ADHD has been linked to struggles with drugs and alcohol, less schooling and more arrests, but the latest study shows it may also contribute to problems with weight as well.
In the study published in Pediatrics, researchers connected the impulsive behavior that can characterize attention-deficit/hyperactivity disorder (ADHD) with the overeating that contributes to calorie overload.
In the 33-year study that tracked boys with ADHD into adulthood, men who were hyperactive as children were twice as likely to have higher body-mass-index readings and rates of obesity than men who didn’t have the condition as children. Of men diagnosed with ADHD as kids, 41% were obese compared with 22% of men who didn’t have ADHD as children. The average rate of obesity for men in this age group was 24%.
The researchers say they did not set out to explore the relationship between ADHD and weight; the study was designed to investigate new insights into brain-structure differences among people with ADHD. But in 2003, when researchers received a grant to perform brain MRI scans on the men to evaluate their psychiatric health, many of the study participants were too large to fit in the scanner. “One of these gentlemen really wanted to help out, but we had to squeeze him in, inch by inch,” says Dr. Francisco Xavier Castellanos, the study’s senior author and a professor of child and adolescent psychiatry at New York University’s Langone Medical Center.
For practical reasons, the scientists began asking the men for height and weight measurements to see if they would fit inside the MRI machine, which has a diameter of about 2 ft. They found that nearly three times as many men from the childhood hyperactivity group couldn’t fit in the scanner — 17 men compared with six who did not have the disorder. Intrigued, they decided to systematically collect data on the men’s weight.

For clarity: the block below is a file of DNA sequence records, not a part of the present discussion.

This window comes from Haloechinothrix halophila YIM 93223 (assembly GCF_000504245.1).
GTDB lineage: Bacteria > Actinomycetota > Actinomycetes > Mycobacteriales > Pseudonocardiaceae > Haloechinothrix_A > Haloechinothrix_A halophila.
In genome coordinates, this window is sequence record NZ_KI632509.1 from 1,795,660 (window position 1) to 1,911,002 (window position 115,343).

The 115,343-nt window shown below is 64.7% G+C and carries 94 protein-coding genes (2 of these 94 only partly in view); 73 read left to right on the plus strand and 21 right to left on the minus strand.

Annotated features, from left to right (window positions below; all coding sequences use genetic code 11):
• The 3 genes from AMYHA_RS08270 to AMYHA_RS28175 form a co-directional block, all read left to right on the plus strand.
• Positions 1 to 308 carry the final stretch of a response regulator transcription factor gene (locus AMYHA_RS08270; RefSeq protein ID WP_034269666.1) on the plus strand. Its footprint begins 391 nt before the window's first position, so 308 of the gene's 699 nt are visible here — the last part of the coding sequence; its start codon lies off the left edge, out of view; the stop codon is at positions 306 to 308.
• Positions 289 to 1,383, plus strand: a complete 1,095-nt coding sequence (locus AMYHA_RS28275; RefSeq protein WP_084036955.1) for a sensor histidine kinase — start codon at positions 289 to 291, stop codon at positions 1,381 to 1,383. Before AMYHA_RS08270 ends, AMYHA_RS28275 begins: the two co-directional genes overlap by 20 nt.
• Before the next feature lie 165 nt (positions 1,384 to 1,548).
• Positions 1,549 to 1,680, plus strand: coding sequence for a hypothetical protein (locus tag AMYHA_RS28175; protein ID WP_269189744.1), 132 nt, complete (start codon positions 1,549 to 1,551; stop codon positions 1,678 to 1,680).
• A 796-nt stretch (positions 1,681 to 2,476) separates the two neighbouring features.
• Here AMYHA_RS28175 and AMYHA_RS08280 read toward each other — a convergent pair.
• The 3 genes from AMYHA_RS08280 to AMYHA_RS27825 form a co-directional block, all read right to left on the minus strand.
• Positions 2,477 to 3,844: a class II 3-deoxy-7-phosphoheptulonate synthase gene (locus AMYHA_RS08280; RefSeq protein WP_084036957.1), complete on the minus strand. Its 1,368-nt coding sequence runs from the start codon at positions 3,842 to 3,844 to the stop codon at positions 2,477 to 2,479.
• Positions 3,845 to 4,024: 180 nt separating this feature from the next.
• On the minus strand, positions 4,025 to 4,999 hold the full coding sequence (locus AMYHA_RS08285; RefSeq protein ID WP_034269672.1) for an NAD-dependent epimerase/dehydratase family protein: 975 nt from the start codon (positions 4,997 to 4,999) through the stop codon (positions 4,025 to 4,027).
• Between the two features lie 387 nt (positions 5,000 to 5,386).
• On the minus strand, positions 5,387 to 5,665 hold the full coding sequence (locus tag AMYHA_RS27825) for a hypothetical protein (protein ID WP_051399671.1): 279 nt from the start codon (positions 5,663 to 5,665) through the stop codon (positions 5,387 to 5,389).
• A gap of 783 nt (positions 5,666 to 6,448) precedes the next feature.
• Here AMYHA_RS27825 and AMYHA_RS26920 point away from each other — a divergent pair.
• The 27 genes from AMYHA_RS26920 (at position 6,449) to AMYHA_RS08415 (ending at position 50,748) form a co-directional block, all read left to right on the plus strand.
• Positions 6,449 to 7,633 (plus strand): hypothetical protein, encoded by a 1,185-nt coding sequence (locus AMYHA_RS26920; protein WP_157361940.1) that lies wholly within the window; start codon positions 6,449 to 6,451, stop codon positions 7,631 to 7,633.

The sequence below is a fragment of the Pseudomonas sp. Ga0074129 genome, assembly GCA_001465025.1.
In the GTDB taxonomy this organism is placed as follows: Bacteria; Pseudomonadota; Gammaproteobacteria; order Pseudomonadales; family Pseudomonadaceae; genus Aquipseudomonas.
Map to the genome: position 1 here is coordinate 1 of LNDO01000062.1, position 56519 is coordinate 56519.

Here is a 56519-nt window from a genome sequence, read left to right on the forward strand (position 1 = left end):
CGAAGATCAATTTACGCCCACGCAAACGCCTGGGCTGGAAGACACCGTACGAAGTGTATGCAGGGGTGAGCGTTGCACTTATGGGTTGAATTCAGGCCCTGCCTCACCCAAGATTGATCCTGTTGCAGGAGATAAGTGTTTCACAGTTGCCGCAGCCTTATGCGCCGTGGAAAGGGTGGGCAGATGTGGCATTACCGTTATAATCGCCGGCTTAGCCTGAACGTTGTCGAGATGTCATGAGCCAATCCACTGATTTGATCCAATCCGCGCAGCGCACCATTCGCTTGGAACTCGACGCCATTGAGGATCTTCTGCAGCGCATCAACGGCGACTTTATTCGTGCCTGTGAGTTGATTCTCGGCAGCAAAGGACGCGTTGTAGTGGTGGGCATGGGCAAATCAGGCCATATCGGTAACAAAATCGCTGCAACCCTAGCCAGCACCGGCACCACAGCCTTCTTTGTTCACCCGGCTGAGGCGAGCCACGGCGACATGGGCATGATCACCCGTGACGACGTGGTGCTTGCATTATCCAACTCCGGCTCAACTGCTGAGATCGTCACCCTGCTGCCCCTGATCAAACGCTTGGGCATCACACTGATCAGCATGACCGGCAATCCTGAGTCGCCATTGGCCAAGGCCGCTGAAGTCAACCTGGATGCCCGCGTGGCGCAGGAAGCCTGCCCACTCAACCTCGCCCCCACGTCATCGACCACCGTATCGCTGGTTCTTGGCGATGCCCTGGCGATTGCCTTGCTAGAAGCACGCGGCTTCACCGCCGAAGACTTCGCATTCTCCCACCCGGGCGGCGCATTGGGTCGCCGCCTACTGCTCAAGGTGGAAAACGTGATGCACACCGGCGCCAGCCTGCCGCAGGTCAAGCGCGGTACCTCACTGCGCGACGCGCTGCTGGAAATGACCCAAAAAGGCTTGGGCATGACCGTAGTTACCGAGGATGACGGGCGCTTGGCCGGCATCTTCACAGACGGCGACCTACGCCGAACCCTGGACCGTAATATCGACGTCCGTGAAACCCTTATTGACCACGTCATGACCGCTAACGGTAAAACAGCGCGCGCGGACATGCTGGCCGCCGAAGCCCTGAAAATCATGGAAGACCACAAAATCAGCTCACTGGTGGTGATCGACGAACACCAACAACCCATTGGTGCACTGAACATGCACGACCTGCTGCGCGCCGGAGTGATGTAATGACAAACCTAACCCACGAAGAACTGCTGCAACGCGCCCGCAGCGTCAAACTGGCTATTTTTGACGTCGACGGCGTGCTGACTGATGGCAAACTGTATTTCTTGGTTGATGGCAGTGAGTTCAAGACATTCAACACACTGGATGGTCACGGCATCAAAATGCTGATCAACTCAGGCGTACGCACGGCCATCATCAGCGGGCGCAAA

“There had been suggestions in the past that ADHD might be related to obesity,” says Castellanos. “There were a lot of checks to make sure this was not due to other conditions. We were able to confirm that this risk seemed really related to childhood diagnosis of ADHD.”
The study controlled for factors including depression, anxiety, drug and alcohol abuse, and education and socioeconomic status, all of which have also been associated in other studies with obesity. But even though the childhood ADHD group had a median income that was $50,000 lower than that of the men in the control group, this economic factor did not appear to be driving the association between ADHD and obesity.
It’s not entirely clear why the disorder, which can make focusing and concentrating on tasks more difficult, would lead men with the disorder to weigh so much more than their peers. But the researchers suspect that impulsivity and poor decisionmaking skills played a role. “We live in a society with supersized amounts of food,” says Castellanos. “If someone has less than the average amount of self-control because of the ADHD, they are less able to withstand the temptations of food.”
The results suggest that among the other behavioral issues that children with ADHD may face, including problems with drugs and alcohol, maintaining a healthy weight might be an additional concern, since obesity is associated with a host of other chronic conditions such as diabetes and heart disease. Keeping calories in check can be a challenge for even the most determined person, but these findings hint that weight might be a particularly frustrating struggle for those with ADHD.